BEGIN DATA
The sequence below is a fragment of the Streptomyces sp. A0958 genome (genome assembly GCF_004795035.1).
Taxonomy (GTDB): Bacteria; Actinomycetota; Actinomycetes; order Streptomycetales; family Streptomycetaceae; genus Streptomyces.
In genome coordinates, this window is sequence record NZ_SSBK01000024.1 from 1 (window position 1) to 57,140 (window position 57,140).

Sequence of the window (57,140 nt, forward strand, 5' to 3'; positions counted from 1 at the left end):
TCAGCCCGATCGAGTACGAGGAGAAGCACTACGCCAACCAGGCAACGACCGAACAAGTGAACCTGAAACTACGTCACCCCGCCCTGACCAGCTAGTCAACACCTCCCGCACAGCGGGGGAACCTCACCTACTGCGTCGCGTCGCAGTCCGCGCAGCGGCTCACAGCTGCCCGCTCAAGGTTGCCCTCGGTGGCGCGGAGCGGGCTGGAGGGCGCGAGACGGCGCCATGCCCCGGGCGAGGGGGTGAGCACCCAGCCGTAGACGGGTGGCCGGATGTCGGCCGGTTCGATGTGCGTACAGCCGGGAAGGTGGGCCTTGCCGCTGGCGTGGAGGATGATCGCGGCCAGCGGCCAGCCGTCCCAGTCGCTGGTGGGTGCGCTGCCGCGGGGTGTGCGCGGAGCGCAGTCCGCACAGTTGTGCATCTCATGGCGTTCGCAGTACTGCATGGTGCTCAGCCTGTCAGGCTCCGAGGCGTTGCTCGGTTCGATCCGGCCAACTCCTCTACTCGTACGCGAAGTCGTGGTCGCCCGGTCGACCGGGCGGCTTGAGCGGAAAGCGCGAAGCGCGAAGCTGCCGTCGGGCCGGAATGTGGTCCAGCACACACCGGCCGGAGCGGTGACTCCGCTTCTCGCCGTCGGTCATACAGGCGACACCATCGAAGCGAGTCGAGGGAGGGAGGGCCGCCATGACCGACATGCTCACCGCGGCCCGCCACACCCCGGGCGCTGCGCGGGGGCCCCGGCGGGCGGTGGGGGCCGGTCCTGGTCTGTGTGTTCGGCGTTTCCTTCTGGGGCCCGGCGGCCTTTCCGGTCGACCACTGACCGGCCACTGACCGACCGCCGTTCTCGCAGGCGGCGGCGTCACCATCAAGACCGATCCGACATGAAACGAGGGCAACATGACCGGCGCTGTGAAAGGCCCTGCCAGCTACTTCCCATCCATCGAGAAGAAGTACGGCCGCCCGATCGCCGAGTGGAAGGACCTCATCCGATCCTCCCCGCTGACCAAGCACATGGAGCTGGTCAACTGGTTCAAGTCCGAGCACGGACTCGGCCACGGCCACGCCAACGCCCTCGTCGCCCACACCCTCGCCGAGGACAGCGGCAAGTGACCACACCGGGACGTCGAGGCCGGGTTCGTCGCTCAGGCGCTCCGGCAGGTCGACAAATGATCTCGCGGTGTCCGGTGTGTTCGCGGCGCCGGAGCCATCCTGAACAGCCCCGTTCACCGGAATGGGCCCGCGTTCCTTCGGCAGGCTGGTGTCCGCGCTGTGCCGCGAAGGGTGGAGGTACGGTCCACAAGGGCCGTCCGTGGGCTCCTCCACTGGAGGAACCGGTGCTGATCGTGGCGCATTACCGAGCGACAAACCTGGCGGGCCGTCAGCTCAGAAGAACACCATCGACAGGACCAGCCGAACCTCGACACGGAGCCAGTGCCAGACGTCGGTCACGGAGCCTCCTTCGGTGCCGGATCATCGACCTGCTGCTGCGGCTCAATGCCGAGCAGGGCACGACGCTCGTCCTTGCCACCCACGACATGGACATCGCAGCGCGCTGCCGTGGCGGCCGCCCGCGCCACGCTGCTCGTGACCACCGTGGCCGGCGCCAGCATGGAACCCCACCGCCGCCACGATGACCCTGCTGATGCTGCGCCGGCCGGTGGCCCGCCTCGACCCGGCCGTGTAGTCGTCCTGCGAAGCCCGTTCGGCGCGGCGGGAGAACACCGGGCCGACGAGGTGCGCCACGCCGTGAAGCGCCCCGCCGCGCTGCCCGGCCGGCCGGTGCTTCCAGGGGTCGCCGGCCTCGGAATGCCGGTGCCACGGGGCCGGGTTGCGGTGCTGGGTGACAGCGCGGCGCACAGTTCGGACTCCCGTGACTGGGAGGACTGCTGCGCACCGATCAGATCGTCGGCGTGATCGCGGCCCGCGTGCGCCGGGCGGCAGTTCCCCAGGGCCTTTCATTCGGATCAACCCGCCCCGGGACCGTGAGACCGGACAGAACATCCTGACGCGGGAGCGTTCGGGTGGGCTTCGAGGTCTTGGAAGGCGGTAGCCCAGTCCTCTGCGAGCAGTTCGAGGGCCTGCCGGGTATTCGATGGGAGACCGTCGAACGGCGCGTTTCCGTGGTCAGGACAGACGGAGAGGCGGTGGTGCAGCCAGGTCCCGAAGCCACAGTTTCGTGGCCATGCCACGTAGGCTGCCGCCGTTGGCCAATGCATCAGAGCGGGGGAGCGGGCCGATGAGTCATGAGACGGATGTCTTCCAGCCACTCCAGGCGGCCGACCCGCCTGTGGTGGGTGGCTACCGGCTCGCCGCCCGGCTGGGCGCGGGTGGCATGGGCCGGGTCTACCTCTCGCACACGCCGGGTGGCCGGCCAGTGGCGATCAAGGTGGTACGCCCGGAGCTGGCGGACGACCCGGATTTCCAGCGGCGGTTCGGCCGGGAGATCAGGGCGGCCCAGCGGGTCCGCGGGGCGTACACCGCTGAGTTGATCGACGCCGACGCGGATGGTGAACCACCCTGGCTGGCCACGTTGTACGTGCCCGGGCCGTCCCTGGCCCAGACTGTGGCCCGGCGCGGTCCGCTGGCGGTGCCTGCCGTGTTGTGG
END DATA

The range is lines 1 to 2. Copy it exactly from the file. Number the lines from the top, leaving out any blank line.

The sequence below is a fragment of the Streptomyces sp. A0958 genome (genome assembly GCF_004795035.1).
Taxonomy (GTDB): Bacteria; Actinomycetota; Actinomycetes; order Streptomycetales; family Streptomycetaceae; genus Streptomyces.